New York is poised to become the second state to adopt a plastic bag ban.
Lawmakers in Albany are heading to a vote on a plan that would ban plastic retail bags and give cities and counties the choice of levying a 5-cent fee on paper bags.
Details of the plan, included in a $175 billion state budget proposal supported by Gov. Andrew Cuomo and released late March 28, did not seem to entirely satisfy any side in the debate.
If adopted, New York would join California, where lawmakers passed the first statewide plastic bag ban and paper bag fee in 2014 and voters ratified it in 2016.
Environmental groups called it a step forward but said it may trade a plastics bag problem for a paper bag problem.
Businesses complained as well. New York's trade group for convenience stores, which supported a 5-cent fee on both plastic and paper bags, on social media called the move the "worst policy: [a] patchwork of taxes, confused customers, retailers stuck collecting, explaining, & incurring new costs."
The American Progressive Bag Alliance, which represents the plastic bag industry, said the plan "missed the mark on sustainability by forcing consumers to use bags that are worse for the environment" and is a "massive" cost increase for retailers.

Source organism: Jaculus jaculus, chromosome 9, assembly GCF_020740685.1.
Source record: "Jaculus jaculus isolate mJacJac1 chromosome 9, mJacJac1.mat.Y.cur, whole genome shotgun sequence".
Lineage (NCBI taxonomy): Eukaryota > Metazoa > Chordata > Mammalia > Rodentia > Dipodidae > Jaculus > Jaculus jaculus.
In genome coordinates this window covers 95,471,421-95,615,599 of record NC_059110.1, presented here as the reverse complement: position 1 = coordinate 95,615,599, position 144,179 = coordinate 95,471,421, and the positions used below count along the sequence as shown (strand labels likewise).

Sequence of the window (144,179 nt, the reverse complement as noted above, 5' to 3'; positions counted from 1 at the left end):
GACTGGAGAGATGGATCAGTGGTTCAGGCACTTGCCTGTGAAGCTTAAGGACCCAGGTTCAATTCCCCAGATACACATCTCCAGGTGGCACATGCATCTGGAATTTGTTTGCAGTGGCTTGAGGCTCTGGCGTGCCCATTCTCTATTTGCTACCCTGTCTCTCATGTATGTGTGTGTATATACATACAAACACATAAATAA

"It is clear that this provision was hammered out behind closed doors in a last-ditch effort for a press release," APBA said in a March 29 statement. "There are significant problems with the language that will need to be addressed by follow-up legislation. It is safe to say this is not a done deal."
The budget plan also does not include another environmental measure Cuomo has backed: an expansion of the state's bottle bill to include deposits on non-carbonated beverages, liquor, wine and cider.
But it was plastic and paper bags that generated much more discussion in the state.
After rumors flew all week about what was coming, details of the bag plan were released March 28. Lawmakers were scheduled to vote on the state budget package by March 31.
The bag provision would take effect in March 2020. It would exempt many types of plastic bags, including those used for uncooked meat, fruits, vegetables and candy, newspapers, carryout bags in restaurants and for prescription drugs.
Cuomo has said it is important to ban plastic bags because they pollute waterways and the environment and impose significant cleanup costs on cities. New York City alone spends $12.5 million a year cleaning up plastic bags, he said last year.
But the environmental organization New York Public Interest Group said the state "missed the mark" in not requiring a fee on paper bags, as California did.